Journal of Neurosciences in Rural Practice
Year : 2016  |  Volume : 7  |  Issue : 4  |  Page : 554-558

Clinical features, risk factors, and outcome of cerebral venous thrombosis in Tehran, Iran

1 Department of Neuro-ophthalmology, Farabi Eye Hospital, Tehran University of Medical Sciences; Eye Research Center, Farabi Eye Hospital, Tehran University of Medical Sciences, Tehran, Iran
2 Department of Neurology, Shariati Hospital, Tehran University of Medical Sciences, Tehran, Iran
3 Department of Surgery, Institute of Cancer, Tehran University of Medical Sciences, Tehran, Iran
4 Research Center of Medical Students, Tehran University of Medical Sciences, Tehran, Iran

Correspondence Address:
Samira Yadegari
Farabi Eye Hospital, Ghazvin Avenue, Tehran 1336616351
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Source of Support: None, Conflict of Interest: None

DOI: 10.4103/0976-3147.185512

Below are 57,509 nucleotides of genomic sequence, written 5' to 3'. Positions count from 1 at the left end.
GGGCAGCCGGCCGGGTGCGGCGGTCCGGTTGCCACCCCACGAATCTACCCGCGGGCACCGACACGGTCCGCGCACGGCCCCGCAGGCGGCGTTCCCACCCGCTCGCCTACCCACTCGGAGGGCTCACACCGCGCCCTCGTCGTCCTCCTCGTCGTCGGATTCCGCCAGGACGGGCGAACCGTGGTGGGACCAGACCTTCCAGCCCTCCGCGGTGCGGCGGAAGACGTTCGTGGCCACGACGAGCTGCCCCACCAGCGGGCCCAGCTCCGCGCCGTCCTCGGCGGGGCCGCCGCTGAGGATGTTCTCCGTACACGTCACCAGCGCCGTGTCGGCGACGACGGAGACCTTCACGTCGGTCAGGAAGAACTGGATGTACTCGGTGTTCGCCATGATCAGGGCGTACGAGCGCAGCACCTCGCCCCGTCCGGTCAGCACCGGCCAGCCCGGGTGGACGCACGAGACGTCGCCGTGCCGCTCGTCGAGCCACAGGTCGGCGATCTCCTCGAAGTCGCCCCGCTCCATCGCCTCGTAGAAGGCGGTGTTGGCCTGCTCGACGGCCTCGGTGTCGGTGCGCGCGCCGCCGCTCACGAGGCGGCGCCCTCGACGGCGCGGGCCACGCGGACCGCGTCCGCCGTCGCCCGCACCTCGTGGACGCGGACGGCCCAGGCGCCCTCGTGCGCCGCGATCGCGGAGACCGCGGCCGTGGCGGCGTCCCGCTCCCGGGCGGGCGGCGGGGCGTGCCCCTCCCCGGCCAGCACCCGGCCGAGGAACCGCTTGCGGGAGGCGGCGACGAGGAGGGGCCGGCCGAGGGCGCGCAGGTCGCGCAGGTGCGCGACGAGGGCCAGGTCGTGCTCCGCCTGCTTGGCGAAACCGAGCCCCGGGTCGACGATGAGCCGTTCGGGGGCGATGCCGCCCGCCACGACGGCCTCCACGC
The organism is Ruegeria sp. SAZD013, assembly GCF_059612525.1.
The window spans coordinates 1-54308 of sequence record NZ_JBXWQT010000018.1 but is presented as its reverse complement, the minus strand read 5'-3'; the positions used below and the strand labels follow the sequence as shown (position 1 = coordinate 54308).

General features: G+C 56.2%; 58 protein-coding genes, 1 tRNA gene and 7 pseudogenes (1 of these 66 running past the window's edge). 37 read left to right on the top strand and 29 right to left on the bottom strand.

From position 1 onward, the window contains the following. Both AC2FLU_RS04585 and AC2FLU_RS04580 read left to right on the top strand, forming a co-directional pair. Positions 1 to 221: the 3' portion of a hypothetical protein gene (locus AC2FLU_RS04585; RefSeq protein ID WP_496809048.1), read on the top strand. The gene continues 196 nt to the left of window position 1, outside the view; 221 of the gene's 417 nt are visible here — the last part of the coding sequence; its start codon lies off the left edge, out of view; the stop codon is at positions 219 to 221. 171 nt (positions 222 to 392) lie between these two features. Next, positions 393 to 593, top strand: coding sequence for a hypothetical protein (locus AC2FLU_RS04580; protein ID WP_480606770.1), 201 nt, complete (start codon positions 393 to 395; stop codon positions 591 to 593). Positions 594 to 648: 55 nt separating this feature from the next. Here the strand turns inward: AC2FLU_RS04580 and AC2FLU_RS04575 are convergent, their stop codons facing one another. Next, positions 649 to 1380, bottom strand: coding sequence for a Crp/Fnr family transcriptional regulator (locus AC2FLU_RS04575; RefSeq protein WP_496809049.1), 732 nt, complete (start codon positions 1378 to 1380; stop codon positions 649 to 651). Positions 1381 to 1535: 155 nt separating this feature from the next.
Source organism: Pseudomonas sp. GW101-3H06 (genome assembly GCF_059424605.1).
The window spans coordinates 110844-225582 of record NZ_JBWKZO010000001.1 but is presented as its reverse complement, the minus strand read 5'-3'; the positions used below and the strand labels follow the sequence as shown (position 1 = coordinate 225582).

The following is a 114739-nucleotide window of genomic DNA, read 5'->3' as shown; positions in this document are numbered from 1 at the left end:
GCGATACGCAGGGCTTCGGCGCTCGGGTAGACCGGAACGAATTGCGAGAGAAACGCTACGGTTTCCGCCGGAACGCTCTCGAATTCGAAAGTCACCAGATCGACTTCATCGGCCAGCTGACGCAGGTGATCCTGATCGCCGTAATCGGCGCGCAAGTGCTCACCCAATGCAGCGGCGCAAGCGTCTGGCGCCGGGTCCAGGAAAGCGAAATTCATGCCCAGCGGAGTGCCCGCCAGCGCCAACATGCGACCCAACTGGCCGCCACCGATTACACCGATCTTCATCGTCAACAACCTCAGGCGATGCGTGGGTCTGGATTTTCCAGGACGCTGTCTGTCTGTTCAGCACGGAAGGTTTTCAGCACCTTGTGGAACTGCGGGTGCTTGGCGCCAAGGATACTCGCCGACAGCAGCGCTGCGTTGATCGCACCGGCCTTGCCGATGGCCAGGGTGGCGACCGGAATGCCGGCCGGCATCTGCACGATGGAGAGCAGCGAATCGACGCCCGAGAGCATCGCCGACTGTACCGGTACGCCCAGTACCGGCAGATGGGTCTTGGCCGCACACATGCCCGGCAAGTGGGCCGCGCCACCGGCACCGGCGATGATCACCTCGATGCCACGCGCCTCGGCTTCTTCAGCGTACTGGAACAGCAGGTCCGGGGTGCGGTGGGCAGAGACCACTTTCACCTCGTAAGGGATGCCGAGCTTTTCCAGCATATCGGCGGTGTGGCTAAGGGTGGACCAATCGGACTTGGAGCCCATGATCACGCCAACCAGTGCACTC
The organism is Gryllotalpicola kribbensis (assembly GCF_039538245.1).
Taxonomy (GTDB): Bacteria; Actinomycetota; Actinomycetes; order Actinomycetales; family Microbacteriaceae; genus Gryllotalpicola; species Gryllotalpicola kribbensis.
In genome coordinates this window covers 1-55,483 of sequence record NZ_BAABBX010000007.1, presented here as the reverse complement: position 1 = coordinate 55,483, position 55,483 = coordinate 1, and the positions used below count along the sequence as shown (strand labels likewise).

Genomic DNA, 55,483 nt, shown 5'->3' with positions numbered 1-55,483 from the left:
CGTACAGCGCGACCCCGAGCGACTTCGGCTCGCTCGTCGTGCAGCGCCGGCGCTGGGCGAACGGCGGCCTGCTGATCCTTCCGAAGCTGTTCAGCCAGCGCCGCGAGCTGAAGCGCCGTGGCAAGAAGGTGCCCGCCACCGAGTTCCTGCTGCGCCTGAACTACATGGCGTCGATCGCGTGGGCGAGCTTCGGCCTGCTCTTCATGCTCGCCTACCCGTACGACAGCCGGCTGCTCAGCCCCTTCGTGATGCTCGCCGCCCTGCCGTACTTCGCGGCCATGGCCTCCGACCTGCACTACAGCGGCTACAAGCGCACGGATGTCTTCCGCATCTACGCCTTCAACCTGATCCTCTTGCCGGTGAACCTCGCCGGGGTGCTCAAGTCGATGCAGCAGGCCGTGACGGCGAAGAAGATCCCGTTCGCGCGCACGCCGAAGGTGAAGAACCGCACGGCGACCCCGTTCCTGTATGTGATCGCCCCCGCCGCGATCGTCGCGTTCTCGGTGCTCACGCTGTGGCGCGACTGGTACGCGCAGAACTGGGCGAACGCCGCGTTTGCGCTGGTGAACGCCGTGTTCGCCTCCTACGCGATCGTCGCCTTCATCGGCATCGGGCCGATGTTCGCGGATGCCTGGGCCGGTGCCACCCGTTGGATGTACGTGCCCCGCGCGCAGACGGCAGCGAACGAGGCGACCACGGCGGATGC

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Introduction: Despite increasing the use of magnetic resonance imaging (MRI), cerebral venous sinus thrombosis (CVST) has remained an under-diagnosed condition. In this study, characteristics and frequency of various risk factors of CVST patients in a tertiary referral hospital were closely assessed. Methods: Patients with an unequivocal diagnosis of CVST confirmed by MRI and magnetic resonance venography during 6 years of the study were included. All data from the onset of symptoms regarding clinical signs and symptoms, hospital admission, seasonal distribution, medical and drug history, thrombophilic profile, D-dimer, neuroimaging, cerebrospinal fluid findings, mortality, and outcome were collected and closely analyzed. Result: A total of 53 patients with female to male ratio of 3.07 and mean age of 33.7 years were included in the study. Headache and papilledema were the most frequent clinical features (44 and 36 patients, respectively). An underlying disease (diagnosed previously or after admission) was the most common identified risk factor for CVST in both females and males (21 patients). A total of 15 women used the oral contraceptive pill (OCP) where 12 of them had simultaneously other predisposing factors. Overall, 19 patients (36%) had more than one contributing factor. D-dimer had a sensitivity of 71.4% in CVST patients. The mortality of patients in this study was 3.7% (n = 2). Focal neurologic deficit and multicranial nerve palsy were associated with poor outcome which defined as death, recurrence, and massive intracranial hemorrhage due to anticoagulation (P = 0.050 and 0.004, respectively). Conclusion: Unlike most of the CVST studies in which OCP was the main factor; in this study, an underlying disease was the most identified cause. Considering the high probability of multiple risk factors in CVST that was shown by this study, appropriate work up should be noted to uncover them.

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